The folks in Orange Cove in California’s agriculturally rich Central Valley care about the cost of health care. It is part of their struggle each day as they try to live on $27,000 a year, the lowest median household income of any town in the Golden State.
Over in Oakland at the headquarters of the $12 billion state stem cell agency, the folks there are also worried about the cost of health care, particularly cell and gene therapies that may well cost upwards of $2 million.
Some of those treatments could be an “almost magical miracle” for seriously ill residents of Orange Cove as well others around the world. But only if they can afford them, a top official of the U.S. Food and Drug Administration (FDA) once said.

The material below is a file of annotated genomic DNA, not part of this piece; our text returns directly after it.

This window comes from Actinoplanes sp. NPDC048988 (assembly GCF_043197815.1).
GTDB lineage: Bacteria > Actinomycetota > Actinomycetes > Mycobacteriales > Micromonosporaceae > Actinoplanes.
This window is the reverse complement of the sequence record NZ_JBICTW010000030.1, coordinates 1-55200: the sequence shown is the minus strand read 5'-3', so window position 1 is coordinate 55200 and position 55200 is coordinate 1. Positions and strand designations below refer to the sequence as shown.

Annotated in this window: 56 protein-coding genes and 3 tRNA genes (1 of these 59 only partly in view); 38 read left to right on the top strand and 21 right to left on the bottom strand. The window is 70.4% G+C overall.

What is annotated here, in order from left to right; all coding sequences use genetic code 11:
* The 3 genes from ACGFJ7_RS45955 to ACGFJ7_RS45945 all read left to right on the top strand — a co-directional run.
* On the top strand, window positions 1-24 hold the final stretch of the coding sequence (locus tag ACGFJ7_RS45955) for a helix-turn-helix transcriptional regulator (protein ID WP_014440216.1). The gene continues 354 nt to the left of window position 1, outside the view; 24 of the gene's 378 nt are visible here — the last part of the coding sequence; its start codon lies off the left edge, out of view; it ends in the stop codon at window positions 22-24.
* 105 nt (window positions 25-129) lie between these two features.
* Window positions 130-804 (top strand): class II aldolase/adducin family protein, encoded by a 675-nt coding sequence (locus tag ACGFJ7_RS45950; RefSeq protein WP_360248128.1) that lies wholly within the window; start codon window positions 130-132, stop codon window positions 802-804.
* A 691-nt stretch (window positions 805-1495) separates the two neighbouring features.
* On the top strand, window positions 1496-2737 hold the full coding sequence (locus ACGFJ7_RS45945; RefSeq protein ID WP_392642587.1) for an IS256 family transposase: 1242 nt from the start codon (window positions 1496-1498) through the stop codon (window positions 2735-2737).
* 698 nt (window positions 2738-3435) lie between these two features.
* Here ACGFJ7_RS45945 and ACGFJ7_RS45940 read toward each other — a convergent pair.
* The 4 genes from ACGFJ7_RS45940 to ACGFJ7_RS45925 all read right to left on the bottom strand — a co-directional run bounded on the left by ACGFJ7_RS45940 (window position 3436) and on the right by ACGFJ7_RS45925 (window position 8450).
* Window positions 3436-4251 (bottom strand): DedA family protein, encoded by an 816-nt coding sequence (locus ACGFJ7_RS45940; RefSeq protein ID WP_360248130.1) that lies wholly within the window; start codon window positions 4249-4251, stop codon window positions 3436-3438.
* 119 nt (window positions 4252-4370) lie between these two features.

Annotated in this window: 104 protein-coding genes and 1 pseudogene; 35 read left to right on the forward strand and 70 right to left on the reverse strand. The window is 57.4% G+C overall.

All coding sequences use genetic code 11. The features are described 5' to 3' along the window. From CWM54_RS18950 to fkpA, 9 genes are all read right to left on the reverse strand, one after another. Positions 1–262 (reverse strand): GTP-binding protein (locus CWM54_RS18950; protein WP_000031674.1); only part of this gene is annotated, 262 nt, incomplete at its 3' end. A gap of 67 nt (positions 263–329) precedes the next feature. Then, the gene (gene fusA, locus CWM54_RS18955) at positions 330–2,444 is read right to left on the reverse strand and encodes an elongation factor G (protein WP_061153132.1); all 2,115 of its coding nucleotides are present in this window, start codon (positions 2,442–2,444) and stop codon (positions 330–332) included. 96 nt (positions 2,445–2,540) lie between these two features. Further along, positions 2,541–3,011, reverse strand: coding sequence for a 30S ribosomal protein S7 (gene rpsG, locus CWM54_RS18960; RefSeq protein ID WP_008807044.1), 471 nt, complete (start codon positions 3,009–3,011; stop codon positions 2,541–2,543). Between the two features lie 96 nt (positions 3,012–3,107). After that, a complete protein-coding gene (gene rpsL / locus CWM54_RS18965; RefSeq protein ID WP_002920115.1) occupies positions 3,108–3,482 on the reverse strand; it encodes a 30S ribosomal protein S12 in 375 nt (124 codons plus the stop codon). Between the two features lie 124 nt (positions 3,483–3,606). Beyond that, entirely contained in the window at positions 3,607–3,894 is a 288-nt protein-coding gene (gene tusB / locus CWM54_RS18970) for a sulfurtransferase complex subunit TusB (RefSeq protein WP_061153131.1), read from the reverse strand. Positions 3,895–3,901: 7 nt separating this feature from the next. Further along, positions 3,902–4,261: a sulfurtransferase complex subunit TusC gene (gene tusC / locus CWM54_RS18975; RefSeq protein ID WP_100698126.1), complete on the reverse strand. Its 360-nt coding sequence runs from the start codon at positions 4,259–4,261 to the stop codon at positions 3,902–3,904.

That was two years ago. Last December, Jonathan Thomas, chairman of the stem cell agency, told its directors that affordability stands as a “very critical issue” for patients and industry. And it is not likely to go away soon.
The whole problem — prices, profits and cures — comes together in... see more